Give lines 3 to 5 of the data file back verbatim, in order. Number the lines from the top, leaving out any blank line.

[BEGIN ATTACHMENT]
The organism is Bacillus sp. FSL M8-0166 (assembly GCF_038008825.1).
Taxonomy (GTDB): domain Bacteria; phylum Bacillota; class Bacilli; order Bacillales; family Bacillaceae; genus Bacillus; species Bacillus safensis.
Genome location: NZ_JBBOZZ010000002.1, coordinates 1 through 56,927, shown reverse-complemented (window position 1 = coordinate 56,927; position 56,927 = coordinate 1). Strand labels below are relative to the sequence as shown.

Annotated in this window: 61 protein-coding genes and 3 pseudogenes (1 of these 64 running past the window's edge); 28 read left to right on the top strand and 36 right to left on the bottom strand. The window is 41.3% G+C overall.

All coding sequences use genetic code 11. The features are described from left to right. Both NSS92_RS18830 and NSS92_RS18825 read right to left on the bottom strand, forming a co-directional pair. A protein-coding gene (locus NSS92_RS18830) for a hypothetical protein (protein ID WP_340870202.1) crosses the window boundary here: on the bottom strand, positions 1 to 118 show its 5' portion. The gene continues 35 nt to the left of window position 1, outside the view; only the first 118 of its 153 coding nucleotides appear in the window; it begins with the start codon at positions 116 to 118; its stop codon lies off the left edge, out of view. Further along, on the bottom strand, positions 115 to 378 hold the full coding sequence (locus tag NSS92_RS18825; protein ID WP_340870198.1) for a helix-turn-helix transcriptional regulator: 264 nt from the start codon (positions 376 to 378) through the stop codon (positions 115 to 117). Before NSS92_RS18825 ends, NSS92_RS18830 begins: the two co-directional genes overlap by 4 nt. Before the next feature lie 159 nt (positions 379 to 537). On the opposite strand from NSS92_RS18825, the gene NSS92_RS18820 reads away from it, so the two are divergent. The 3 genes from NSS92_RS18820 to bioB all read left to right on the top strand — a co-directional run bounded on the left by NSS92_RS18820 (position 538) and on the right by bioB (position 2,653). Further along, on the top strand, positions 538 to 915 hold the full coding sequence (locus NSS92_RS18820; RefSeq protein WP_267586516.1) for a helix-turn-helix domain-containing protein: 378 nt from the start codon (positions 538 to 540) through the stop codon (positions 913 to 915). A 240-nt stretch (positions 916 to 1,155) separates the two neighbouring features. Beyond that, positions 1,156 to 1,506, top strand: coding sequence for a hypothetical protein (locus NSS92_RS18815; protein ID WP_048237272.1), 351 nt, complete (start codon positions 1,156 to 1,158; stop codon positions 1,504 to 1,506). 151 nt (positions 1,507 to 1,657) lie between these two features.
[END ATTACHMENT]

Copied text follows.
Genome location: NZ_JBBOZZ010000002.1, coordinates 1 through 56,927, shown reverse-complemented (window position 1 = coordinate 56,927; position 56,927 = coordinate 1). Strand labels below are relative to the sequence as shown.

Annotated in this window: 61 protein-coding genes and 3 pseudogenes (1 of these 64 running past the window's edge); 28 read left to right on the top strand and 36 right to left on the bottom strand. The window is 41.3% G+C overall.

All coding sequences use genetic code 11. The features are described from left to right. Both NSS92_RS18830 and NSS92_RS18825 read right to left on the bottom strand, forming a co-directional pair. A protein-coding gene (locus NSS92_RS18830) for a hypothetical protein (protein ID WP_340870202.1) crosses the window boundary here: on the bottom strand, positions 1 to 118 show its 5' portion. The gene continues 35 nt to the left of window position 1, outside the view; only the first 118 of its 153 coding nucleotides appear in the window; it begins with the start codon at positions 116 to 118; its stop codon lies off the left edge, out of view. Further along, on the bottom strand, positions 115 to 378 hold the full coding sequence (locus tag NSS92_RS18825; protein ID WP_340870198.1) for a helix-turn-helix transcriptional regulator: 264 nt from the start codon (positions 376 to 378) through the stop codon (positions 115 to 117). Before NSS92_RS18825 ends, NSS92_RS18830 begins: the two co-directional genes overlap by 4 nt. Before the next feature lie 159 nt (positions 379 to 537). On the opposite strand from NSS92_RS18825, the gene NSS92_RS18820 reads away from it, so the two are divergent. The 3 genes from NSS92_RS18820 to bioB all read left to right on the top strand — a co-directional run bounded on the left by NSS92_RS18820 (position 538) and on the right by bioB (position 2,653). Further along, on the top strand, positions 538 to 915 hold the full coding sequence (locus NSS92_RS18820; RefSeq protein WP_267586516.1) for a helix-turn-helix domain-containing protein: 378 nt from the start codon (positions 538 to 540) through the stop codon (positions 913 to 915). A 240-nt stretch (positions 916 to 1,155) separates the two neighbouring features. Beyond that, positions 1,156 to 1,506, top strand: coding sequence for a hypothetical protein (locus NSS92_RS18815; protein ID WP_048237272.1), 351 nt, complete (start codon positions 1,156 to 1,158; stop codon positions 1,504 to 1,506). 151 nt (positions 1,507 to 1,657) lie between these two features.